Shirt thumbnail 1
Shirt thumbnail 2
+6
images
Not currently on display at the V&A

Shirt

ca. 1540 (made)
Artist/Maker
Place Of Origin

Until the mid 20th century a man’s shirt was an item of underwear. However, those parts of it exposed when the wearer was fully dressed were often embellished. In this example, the collar and cuffs are embroidered in a pattern of stylised columbine and leaves in cross stitch. The embroidery continues on the seams of the sleeves and shirt body, even though these would not be seen. Collars and cuffs decorated in a similar way can be seen in portraits of men by Hans Holbein between 1535 and 1555.


object details
Categories
Object Type
Materials and Techniques
Linen, linen thread, silk thread; hand-woven, hand-embroidered, hand-sewn
Brief Description
Boy's shirt of linen embroidered with blue silk, made in England, ca. 1540
Physical Description
Shirt of embroidered linen with silk. Made of white fine lawn and embroidered with blue silk. At the neck and cuffs are cross stitches and the edges of the neck and cuff frills are whipped in overcast stitches. The side, shoulder and arm seams are worked in interlaced buttonhole stitches with additional ornamentation in cross and back stitches.



The deep, two inch, neck piece and the cuff frills are decorated with an angular, interlaced stem bearing columbine flowers and leaves. Around the wrists are lines of rope in an interlace pattern and the narrow neck frill is patterned with isolated leaf motifs. The seams are decorated with tiny Renaissance motifs.



The main body of the shirt is made from two flat panels cut across the width of the fabric with the selvedges forming the hem. A section, nine inches deep and four inches wide, is cut from the top of each side to take the sleeves, which are set-in square. A gusset is formed by a piece of the main shirt cut out on the diagonal to form an triangle under the arm. The top edges of the two main panels are seamed for about two inches and the remainder is slightly gathered and whipped onto the straight neck band. The front panel is slit open for about ten inches and is secured by three pairs of plaited tie-strings attached to the neck band. The lower 13.5 inches of the side seams are left open. The straight, full sleeves are tightly gathered onto narrow wrist bands.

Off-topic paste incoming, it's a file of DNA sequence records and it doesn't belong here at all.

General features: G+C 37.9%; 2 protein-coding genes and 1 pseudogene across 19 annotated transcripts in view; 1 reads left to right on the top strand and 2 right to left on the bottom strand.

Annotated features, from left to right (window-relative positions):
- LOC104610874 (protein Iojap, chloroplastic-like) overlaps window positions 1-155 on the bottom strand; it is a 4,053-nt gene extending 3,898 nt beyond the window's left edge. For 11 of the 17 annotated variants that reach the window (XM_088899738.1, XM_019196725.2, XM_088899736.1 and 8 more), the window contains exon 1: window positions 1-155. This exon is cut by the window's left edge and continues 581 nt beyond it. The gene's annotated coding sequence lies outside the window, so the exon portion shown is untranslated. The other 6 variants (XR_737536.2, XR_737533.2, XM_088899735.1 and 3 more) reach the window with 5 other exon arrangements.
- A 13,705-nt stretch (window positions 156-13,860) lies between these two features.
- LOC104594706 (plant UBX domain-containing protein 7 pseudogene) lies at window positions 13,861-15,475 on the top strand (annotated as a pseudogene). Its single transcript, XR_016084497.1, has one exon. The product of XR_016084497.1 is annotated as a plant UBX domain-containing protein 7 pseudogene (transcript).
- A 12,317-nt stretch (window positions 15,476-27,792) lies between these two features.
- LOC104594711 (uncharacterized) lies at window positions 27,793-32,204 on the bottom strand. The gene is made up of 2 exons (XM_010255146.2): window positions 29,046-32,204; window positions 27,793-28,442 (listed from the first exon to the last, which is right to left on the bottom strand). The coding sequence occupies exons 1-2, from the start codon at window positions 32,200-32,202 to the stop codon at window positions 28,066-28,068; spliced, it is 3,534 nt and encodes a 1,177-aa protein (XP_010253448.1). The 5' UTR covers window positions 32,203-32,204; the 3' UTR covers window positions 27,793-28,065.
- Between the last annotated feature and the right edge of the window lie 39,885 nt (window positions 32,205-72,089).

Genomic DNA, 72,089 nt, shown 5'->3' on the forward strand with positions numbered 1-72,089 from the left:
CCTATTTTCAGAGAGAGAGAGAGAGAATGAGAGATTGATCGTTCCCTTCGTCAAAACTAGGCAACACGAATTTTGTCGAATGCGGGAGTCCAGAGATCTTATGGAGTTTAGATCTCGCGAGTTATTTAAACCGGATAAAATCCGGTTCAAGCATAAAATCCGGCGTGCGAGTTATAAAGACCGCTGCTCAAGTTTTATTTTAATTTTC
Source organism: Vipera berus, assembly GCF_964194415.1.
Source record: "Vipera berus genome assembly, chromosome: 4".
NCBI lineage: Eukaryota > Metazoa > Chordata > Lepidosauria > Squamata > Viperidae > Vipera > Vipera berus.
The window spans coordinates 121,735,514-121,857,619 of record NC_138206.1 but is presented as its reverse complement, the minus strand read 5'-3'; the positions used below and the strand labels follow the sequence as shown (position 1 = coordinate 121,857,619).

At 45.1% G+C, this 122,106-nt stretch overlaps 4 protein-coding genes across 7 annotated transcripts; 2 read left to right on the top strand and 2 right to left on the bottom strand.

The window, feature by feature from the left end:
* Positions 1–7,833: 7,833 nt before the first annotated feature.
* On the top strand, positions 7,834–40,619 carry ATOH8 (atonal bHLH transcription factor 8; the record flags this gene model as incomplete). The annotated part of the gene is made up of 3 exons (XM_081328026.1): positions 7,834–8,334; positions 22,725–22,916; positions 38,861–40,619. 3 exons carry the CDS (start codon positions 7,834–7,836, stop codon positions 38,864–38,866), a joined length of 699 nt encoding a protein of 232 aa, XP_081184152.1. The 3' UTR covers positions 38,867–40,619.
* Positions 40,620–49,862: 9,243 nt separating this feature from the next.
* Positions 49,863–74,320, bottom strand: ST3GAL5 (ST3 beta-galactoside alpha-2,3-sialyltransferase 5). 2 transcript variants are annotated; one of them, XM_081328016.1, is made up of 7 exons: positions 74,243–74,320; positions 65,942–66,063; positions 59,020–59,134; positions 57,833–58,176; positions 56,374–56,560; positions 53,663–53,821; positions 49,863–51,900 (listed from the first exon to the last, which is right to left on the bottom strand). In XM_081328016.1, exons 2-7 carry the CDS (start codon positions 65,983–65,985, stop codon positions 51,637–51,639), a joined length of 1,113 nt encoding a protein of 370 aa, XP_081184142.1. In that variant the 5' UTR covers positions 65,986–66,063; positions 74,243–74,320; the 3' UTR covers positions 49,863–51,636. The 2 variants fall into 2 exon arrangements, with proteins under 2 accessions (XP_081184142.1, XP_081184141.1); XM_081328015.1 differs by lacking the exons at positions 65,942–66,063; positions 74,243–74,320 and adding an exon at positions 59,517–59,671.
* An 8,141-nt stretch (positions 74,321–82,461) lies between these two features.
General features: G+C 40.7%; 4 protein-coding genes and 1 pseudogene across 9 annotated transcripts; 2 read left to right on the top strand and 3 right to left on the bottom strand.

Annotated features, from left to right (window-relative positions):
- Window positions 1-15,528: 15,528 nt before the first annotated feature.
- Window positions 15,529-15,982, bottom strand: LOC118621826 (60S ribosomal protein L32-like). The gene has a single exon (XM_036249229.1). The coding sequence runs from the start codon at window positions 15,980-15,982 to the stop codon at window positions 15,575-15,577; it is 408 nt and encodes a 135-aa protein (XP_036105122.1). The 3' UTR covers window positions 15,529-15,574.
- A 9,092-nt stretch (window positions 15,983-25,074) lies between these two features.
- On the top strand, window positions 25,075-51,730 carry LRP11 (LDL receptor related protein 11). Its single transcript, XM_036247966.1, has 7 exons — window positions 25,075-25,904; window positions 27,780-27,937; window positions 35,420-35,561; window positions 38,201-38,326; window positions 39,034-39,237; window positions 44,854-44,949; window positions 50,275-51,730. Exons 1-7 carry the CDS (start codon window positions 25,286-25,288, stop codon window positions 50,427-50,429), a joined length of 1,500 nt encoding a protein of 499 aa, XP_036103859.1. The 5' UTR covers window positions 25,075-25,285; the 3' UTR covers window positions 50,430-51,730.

Dimensions
  • Centre back length: 35.25in
  • Centre back length: 89.8cm
  • 27.75 width: in
  • Width: 70.5cm
  • Sleeve length: 22in
  • Sleeve length: 60cm
Summary
Until the mid 20th century a man’s shirt was an item of underwear. However, those parts of it exposed when the wearer was fully dressed were often embellished. In this example, the collar and cuffs are embroidered in a pattern of stylised columbine and leaves in cross stitch. The embroidery continues on the seams of the sleeves and shirt body, even though these would not be seen. Collars and cuffs decorated in a similar way can be seen in portraits of men by Hans Holbein between 1535 and 1555.
Bibliographic Reference
Patterson, Angus, Fashion and Armour in Renaissance Europe: Proud Lookes and Brave Attire, V&A Publishing, London, 2009, ISBN 9781851775811, p. 40, ill.
Collection
Accession Number
T.112-1972

About this object record

Explore the Collections contains over a million catalogue records, and over half a million images. It is a working database that includes information compiled over the life of the museum. Some of our records may contain offensive and discriminatory language, or reflect outdated ideas, practice and analysis. We are committed to addressing these issues, and to review and update our records accordingly.

You can write to us to suggest improvements to the record.

Suggest Feedback

record createdAugust 25, 2005
Record URL